Step 5 of
Investing in IPOs
So, you want to invest in an IPO? Great. You have two options: either go through a broker to try to get shares directly or wait for the stock to go public and try to jump on before the price goes too high. Here are some of the pros and cons of investing in IPOs:
- You get in “on the ground floor” with new companies that often have strong growth prospects. If your grandparents had bought a single $40 share in Coca-Cola at its 1919 IPO, it would be worth almost $10 million today.
- IPOs are priced to make them attractive and reward investors, so there’s often a jump in price on the first day of trading. According to data from Prof. Jay Ritter at the University of Florida, the average first-day return on US IPOs is 16.8%. Not bad for a day’s work!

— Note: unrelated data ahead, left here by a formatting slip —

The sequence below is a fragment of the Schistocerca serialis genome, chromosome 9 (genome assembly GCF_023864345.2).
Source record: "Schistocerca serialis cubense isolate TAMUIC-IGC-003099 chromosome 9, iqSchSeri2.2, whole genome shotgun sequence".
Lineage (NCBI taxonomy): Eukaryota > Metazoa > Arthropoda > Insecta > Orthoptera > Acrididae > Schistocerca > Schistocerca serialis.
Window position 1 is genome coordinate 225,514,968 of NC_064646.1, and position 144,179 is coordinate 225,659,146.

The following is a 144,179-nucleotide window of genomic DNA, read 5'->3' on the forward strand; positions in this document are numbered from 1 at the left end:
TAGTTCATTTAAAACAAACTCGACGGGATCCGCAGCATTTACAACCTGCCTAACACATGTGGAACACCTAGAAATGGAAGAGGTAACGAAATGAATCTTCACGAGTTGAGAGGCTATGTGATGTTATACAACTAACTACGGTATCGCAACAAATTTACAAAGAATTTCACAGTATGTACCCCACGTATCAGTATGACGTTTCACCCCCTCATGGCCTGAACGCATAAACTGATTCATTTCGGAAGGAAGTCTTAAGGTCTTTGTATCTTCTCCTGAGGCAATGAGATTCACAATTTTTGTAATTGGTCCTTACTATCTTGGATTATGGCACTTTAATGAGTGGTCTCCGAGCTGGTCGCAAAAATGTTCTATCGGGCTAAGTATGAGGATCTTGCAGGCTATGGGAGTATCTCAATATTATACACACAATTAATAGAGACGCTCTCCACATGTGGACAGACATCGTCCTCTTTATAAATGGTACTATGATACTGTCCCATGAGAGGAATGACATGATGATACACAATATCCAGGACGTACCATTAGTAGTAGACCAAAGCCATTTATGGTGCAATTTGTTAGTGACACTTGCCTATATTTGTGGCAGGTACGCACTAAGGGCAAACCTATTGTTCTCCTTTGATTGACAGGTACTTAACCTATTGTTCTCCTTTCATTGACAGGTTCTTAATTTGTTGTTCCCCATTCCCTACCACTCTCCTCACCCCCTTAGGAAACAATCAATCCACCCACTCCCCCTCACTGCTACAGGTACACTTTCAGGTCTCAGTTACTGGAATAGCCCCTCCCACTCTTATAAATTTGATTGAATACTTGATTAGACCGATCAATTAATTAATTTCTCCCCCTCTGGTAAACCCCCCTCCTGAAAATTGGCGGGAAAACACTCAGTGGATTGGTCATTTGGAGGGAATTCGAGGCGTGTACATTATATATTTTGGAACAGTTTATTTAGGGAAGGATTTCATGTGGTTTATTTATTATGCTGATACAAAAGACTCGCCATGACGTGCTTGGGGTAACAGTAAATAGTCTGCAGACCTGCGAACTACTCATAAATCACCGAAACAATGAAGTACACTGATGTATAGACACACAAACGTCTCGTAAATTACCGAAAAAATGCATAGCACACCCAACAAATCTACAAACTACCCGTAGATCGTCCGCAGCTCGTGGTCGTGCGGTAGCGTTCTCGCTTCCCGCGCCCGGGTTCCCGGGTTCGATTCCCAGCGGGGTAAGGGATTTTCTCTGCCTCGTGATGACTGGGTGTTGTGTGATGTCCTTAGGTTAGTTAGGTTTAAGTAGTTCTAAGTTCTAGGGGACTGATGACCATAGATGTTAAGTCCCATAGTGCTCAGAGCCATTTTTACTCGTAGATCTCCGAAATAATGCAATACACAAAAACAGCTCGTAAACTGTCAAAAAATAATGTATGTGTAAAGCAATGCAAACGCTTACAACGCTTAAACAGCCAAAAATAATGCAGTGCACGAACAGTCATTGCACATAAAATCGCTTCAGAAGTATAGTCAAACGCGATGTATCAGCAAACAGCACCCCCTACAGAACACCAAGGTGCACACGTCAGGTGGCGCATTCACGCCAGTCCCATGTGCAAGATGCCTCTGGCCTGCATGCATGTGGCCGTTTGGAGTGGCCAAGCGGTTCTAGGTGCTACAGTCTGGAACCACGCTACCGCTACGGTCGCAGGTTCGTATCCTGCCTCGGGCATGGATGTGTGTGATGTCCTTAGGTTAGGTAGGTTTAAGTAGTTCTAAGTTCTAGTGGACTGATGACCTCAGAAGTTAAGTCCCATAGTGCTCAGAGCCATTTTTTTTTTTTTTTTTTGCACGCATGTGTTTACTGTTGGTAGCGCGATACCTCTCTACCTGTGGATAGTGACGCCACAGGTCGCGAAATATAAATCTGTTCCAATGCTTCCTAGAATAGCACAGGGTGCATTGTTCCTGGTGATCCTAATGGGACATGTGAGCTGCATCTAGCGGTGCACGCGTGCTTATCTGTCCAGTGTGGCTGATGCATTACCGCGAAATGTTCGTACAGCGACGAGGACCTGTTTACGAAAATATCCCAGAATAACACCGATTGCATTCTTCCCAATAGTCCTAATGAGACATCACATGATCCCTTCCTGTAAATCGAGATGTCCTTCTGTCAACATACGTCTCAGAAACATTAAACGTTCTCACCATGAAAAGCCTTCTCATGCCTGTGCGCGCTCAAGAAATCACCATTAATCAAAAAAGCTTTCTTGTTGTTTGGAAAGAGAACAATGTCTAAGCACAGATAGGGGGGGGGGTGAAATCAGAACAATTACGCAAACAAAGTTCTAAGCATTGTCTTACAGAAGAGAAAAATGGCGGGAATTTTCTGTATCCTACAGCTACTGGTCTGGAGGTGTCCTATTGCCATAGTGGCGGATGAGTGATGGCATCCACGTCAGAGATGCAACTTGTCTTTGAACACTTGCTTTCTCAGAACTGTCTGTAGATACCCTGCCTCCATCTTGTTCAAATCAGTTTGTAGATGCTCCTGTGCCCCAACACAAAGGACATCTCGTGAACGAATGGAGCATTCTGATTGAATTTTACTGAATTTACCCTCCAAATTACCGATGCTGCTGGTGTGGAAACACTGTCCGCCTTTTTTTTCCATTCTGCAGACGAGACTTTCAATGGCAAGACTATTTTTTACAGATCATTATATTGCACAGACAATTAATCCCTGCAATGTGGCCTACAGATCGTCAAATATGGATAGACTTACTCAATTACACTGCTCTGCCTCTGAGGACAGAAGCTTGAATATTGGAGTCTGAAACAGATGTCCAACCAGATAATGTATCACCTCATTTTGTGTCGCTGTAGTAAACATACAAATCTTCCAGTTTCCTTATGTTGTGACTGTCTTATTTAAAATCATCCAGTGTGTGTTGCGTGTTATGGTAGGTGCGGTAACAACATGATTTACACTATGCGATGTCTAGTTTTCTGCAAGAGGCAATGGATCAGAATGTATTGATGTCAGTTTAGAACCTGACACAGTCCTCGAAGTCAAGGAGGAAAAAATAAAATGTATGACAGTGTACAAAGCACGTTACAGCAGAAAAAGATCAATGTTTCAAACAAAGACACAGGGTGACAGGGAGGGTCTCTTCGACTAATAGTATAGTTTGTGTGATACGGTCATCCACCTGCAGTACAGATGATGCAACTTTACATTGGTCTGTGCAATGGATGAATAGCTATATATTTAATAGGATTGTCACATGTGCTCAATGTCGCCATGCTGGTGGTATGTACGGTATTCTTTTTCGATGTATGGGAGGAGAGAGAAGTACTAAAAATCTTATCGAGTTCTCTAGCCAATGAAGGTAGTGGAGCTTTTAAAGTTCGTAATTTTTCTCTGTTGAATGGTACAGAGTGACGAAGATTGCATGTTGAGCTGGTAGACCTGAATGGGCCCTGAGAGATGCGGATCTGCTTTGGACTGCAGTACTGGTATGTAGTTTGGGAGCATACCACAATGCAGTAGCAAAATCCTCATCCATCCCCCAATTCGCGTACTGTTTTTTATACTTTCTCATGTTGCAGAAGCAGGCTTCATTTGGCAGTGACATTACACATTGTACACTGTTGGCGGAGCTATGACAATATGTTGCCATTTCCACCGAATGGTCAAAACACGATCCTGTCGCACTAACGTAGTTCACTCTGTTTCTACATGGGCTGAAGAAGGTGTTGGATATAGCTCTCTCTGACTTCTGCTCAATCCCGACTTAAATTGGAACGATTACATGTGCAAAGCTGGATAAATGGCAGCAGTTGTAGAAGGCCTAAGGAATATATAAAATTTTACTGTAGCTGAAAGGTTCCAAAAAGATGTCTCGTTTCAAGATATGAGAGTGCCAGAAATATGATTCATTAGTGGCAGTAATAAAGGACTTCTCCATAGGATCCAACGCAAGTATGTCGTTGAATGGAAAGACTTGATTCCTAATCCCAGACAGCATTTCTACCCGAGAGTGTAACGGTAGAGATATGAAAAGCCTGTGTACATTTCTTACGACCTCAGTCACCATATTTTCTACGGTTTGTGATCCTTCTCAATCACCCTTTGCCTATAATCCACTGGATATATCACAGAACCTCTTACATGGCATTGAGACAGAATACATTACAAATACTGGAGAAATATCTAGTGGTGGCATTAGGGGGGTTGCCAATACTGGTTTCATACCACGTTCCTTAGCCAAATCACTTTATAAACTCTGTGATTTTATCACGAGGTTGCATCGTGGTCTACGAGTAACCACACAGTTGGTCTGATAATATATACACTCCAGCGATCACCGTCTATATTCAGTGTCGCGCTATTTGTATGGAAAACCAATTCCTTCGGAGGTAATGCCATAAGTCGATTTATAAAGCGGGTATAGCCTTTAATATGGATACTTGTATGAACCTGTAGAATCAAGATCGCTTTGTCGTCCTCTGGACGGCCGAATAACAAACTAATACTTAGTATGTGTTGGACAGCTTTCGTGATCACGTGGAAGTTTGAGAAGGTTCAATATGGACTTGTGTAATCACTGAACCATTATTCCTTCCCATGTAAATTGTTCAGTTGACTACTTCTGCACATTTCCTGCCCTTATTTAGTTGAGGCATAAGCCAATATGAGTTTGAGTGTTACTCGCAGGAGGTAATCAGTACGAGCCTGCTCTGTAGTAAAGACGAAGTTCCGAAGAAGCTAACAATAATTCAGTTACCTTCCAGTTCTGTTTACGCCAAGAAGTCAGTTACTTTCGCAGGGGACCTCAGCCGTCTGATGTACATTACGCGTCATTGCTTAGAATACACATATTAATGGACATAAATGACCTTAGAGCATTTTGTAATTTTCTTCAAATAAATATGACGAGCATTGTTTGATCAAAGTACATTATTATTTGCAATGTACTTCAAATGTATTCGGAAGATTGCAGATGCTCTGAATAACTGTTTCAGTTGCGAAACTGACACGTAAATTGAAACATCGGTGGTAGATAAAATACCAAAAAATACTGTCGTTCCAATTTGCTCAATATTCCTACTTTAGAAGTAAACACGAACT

- It can be difficult to get hold of shares in an IPO, because large institutional investors are given priority.
- IPOs can sometimes be over-hyped, particularly with very popular, well-known companies. The shares may surge on the first day, but plunge later.
- You don't have as much of a track record to trust as you do with a company that’s been trading publicly for decades.
- Sometimes employees or owners take the opportunity to sell off stock when the company goes public, pushing the price down.
The most important thing is to be well-informed. Here are some websites where you can find free information about upcoming IPOs:
- Hoovers IPO Central: there's a full list of recent IPO filings, and data on the past performance of IPOs
- NASDAQ IPO Calendar: here you can see all the upcoming IPOs on the NASDAQ exchange, and information on how recent IPOs are faring
- Renaissance Capital: this research firm specializes in IPOs, and makes a lot of data available to individual investors
- SEC EDGAR database: this is where you can read all the IPO prospectuses, but be warned: neither the website nor the documents themselves are very user-friendly! The IPO prospectus is called Form S-1.